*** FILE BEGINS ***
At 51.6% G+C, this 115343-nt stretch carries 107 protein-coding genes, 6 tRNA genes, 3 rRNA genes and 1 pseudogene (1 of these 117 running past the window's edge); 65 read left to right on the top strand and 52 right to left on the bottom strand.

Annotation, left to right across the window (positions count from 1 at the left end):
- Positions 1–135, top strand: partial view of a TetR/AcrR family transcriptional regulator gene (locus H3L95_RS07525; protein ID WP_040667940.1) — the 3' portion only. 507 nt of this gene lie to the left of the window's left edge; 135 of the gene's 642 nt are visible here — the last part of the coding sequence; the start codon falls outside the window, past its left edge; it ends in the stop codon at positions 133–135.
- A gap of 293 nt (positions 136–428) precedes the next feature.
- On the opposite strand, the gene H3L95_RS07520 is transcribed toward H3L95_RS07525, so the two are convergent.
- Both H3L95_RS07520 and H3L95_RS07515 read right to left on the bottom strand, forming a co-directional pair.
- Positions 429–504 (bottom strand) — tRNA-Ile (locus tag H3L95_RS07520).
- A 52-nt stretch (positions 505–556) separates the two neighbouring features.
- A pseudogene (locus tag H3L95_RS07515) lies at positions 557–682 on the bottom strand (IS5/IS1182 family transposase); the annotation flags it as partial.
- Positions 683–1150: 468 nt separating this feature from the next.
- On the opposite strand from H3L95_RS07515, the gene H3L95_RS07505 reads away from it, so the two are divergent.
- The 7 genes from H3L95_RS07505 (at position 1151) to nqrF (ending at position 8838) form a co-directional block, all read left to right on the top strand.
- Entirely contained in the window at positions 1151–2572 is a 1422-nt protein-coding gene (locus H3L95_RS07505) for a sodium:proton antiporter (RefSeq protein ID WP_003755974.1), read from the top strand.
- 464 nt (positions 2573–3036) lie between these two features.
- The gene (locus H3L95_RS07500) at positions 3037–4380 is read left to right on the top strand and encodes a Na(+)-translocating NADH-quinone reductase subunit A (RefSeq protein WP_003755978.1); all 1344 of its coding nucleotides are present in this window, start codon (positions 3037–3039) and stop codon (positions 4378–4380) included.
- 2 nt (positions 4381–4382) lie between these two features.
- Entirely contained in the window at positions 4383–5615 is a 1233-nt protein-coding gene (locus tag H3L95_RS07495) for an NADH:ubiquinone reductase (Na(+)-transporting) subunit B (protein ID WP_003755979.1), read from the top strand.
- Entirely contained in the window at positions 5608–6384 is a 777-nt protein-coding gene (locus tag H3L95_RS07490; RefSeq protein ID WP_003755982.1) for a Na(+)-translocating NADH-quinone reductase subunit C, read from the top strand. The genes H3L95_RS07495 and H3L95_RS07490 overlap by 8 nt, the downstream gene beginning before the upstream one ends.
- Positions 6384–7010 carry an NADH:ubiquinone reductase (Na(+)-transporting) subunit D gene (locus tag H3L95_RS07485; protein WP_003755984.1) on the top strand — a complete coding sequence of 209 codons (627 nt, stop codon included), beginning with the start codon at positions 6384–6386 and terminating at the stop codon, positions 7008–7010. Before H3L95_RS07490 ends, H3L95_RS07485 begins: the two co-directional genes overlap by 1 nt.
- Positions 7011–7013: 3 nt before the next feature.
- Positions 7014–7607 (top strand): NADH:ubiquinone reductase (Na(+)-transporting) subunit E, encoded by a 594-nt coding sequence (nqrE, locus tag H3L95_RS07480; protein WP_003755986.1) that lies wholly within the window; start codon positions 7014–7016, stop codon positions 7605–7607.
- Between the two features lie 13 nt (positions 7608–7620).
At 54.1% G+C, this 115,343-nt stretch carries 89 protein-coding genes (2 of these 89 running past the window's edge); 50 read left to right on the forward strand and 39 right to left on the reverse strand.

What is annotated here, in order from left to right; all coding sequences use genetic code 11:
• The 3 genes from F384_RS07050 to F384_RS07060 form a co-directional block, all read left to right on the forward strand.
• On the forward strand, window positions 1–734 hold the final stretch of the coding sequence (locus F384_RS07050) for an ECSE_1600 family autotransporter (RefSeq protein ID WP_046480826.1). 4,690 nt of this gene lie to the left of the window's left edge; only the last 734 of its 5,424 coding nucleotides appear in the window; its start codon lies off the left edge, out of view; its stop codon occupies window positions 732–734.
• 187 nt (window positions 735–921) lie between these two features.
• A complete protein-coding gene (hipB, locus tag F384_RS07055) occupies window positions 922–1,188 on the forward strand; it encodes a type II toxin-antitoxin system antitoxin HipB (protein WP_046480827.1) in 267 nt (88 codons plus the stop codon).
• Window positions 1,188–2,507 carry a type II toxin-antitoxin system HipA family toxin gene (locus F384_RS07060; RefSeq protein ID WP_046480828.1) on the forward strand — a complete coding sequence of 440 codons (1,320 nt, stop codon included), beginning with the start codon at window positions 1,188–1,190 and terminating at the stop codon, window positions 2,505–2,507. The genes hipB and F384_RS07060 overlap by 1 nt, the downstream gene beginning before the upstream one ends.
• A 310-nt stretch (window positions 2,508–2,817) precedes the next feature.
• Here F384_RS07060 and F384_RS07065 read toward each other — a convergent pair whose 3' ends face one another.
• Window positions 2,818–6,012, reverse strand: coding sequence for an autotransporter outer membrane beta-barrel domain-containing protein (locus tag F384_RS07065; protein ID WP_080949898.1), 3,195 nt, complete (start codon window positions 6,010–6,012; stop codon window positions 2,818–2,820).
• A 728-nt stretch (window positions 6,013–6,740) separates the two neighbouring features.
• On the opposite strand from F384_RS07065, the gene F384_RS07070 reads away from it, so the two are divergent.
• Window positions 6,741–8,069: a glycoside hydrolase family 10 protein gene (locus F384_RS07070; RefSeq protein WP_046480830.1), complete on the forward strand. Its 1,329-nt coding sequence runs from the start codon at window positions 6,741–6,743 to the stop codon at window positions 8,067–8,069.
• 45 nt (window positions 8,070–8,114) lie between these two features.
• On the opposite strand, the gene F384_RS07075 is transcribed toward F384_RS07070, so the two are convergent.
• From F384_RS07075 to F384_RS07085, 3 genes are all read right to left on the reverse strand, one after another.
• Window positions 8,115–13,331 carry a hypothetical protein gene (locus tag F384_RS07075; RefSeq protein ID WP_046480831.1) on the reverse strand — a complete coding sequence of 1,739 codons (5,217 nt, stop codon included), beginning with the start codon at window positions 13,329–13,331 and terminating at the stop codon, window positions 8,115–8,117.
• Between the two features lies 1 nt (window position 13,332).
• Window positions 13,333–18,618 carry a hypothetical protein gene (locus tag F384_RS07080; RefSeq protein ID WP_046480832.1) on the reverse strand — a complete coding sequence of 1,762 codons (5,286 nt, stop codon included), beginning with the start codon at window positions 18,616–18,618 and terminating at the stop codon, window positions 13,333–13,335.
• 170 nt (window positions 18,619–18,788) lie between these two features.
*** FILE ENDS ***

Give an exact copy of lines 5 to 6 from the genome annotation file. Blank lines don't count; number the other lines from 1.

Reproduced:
- On the opposite strand, the gene H3L95_RS07520 is transcribed toward H3L95_RS07525, so the two are convergent.
- Both H3L95_RS07520 and H3L95_RS07515 read right to left on the bottom strand, forming a co-directional pair.